Could these trunks have once belonged to a cherry tree, with its shimmering red leaves? Or to an elegant birch tree, nestled close to a mountain stream? In either case, happy little creatures would have been found skittering about under their branches, which would have undoubtedly provided shade for more than one weary, long-forgotten traveler.
Every object contains within itself its own archetype, a link to the time and the world to which it belonged. An old school desk can carry us back in time, evoking countless personal recollections while bringing to life the emotions associated with that particular period of our lives. In the same way, what is today the latest model of a cell phone will, with the passage of time, come to remind us of these days and of the world that created and used it. Objects serve to tell the story - and the history - of the people and the society in which they existed.
Objects that we are drawn to – personal adornments, ornaments in general, a feathered embroidery, a necklace, a capital, an eave… - are more often than not imitations of models found in nature: a flower’s petals, a plant’s leaves, a bird’s plumage…We’re struck not only by the beautiful colors of these objects but also by the arrangement of their different elements. When we take objects that are seemingly identical and try to create something new with them we have no choice but to subject ourselves to the laws of physics, letting them guide us in our effort to create something that will mirror the beauty and harmony that exist in nature.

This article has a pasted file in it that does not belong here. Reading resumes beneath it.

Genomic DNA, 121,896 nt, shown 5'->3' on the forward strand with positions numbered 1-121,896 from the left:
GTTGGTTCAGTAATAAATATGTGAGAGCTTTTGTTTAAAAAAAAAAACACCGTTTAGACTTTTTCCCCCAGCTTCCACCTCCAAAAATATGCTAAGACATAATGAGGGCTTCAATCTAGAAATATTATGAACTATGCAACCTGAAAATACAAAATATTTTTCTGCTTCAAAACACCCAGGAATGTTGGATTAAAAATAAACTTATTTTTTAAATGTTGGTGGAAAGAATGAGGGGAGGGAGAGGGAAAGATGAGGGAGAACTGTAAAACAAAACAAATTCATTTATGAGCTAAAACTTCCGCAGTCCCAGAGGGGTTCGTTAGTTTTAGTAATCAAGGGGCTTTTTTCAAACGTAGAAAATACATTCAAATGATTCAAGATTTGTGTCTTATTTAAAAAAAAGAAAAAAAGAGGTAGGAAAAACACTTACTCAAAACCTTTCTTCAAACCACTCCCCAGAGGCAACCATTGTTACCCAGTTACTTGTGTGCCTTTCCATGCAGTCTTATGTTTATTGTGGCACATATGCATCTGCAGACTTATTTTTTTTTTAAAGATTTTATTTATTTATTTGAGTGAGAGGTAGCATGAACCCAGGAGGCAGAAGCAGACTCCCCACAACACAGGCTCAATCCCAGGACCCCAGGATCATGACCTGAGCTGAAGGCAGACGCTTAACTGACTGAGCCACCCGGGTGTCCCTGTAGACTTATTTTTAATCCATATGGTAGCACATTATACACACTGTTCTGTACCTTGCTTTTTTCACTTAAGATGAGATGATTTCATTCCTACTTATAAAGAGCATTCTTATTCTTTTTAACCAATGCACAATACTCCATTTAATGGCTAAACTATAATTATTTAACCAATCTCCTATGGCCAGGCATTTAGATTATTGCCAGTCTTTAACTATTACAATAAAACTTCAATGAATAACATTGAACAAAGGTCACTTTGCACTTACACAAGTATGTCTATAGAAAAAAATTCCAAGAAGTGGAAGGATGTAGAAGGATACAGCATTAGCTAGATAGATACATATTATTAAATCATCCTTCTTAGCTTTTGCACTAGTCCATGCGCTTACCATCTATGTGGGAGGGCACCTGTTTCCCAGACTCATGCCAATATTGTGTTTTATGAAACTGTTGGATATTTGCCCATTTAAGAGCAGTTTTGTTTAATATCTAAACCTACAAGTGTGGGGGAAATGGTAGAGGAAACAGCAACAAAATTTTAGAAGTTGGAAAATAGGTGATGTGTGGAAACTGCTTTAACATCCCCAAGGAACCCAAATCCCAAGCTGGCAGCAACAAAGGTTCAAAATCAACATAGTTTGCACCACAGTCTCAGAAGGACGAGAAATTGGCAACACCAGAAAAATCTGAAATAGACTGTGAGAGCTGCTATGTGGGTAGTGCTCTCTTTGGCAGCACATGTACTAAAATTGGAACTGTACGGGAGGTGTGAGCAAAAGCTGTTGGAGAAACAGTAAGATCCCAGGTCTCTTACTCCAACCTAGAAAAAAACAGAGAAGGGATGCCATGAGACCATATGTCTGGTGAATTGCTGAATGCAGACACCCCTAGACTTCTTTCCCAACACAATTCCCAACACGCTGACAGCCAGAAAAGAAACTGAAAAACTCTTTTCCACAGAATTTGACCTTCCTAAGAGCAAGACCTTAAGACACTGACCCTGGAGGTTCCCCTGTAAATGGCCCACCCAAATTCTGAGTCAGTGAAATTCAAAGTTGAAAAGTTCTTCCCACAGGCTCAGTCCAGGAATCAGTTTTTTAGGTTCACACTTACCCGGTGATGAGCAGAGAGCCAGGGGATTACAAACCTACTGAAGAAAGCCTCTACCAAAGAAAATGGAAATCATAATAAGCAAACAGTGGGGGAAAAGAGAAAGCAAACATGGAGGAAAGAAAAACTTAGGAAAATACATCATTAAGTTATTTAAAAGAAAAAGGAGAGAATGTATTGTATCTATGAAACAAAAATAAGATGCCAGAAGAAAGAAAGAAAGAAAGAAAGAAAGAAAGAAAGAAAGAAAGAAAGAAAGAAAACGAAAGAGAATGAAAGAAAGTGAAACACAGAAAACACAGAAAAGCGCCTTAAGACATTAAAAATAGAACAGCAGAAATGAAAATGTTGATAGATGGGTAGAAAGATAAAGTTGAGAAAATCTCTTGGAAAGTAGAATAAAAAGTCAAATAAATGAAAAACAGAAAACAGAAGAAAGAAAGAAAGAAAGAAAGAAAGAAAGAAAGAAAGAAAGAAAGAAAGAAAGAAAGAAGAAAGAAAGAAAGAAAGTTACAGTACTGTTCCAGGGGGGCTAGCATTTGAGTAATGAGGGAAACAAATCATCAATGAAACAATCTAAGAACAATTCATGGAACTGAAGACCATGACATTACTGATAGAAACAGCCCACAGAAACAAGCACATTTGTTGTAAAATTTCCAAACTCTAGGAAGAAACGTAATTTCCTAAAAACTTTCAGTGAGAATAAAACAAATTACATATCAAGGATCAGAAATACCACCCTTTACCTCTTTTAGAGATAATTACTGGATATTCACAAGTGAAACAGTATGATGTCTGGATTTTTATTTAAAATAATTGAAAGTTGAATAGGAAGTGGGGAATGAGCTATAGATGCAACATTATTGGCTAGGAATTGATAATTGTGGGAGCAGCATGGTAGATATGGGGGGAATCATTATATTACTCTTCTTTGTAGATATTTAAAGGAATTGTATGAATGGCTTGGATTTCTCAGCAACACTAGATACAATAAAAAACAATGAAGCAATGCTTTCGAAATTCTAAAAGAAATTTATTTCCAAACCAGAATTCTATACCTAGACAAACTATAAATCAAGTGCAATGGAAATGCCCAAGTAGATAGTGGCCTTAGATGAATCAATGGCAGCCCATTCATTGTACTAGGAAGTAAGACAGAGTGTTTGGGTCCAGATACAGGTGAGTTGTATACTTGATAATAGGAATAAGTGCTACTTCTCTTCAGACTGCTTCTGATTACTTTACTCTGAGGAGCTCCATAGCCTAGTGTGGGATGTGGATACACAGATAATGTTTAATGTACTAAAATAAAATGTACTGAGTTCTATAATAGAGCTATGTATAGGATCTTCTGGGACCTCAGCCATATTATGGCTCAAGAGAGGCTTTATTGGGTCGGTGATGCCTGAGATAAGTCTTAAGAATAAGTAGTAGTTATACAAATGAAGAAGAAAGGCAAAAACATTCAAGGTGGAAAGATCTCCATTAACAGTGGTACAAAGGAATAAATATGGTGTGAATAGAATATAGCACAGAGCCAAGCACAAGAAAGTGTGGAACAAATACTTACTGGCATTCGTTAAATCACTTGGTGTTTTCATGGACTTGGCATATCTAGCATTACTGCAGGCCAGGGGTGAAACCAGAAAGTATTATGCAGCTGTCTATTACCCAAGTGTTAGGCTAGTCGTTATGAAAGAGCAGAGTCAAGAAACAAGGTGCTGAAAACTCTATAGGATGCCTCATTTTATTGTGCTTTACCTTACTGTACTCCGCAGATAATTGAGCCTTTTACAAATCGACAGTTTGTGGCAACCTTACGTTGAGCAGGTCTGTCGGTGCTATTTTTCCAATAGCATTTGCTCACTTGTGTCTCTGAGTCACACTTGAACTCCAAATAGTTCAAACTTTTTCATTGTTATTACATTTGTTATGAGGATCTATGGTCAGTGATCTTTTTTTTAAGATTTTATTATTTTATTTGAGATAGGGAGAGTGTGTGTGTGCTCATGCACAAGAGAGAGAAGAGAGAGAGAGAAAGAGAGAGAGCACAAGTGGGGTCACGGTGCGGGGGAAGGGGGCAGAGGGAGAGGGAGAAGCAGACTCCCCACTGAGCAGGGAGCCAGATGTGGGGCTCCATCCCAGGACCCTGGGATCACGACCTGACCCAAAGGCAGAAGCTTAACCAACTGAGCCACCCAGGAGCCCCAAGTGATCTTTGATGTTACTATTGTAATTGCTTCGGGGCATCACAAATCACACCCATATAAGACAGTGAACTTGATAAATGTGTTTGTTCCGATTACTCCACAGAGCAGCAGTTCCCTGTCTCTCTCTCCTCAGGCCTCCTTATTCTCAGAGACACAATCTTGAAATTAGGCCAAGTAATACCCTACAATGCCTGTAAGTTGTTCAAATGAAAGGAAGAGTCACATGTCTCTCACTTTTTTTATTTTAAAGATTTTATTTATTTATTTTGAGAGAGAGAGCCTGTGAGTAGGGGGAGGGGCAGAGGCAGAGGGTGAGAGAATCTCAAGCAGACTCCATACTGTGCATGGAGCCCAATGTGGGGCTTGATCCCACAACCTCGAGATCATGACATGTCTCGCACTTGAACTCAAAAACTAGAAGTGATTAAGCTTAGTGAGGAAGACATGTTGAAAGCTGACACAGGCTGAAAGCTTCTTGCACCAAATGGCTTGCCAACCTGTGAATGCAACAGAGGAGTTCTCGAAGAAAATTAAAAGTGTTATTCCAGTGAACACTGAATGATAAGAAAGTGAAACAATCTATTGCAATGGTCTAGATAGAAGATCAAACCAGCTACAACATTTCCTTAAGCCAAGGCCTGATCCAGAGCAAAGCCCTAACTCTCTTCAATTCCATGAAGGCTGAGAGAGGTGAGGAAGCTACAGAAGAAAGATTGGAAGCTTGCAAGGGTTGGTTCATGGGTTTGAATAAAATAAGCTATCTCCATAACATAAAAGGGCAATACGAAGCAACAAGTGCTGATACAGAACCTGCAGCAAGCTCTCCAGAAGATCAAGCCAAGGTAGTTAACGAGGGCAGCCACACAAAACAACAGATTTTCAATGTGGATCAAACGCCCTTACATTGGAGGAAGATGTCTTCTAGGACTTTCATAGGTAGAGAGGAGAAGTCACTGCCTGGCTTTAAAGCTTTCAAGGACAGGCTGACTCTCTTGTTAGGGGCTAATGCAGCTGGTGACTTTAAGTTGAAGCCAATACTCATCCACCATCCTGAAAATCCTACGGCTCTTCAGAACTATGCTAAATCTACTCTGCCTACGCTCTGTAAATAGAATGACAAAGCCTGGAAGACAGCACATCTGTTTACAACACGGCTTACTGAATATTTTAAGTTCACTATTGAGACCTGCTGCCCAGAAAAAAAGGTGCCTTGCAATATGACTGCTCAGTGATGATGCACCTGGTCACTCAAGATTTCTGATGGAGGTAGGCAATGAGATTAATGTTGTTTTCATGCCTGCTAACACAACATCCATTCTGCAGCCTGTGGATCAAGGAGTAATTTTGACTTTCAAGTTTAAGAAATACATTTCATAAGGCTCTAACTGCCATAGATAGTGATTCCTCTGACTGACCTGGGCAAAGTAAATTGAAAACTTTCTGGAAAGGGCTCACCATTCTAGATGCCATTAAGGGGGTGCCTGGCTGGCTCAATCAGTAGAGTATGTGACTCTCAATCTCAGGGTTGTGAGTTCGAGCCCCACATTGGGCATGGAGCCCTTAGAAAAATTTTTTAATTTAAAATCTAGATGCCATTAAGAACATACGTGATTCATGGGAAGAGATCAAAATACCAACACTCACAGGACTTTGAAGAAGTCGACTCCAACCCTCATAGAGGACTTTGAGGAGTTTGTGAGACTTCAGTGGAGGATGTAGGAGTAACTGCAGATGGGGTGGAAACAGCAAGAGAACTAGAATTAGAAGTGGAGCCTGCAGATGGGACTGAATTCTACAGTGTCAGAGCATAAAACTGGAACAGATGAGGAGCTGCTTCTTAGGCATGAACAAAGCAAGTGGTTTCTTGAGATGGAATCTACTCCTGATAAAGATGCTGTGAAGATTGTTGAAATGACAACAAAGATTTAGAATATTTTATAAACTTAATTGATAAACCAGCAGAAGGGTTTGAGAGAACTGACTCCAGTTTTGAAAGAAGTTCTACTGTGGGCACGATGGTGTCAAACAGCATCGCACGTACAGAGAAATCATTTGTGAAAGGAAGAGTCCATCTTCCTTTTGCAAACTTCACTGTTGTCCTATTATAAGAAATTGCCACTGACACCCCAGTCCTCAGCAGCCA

The cube, an orthogonal parallelepipedic prism of six equal sides, is inextricably linked, from the time of the very first civilizations, to open, inhabitable spaces. For such a simple, sparse and symmetrical shape to achieve any sort of expressiveness there must be some irregularity involved or some relationship with its surroundings.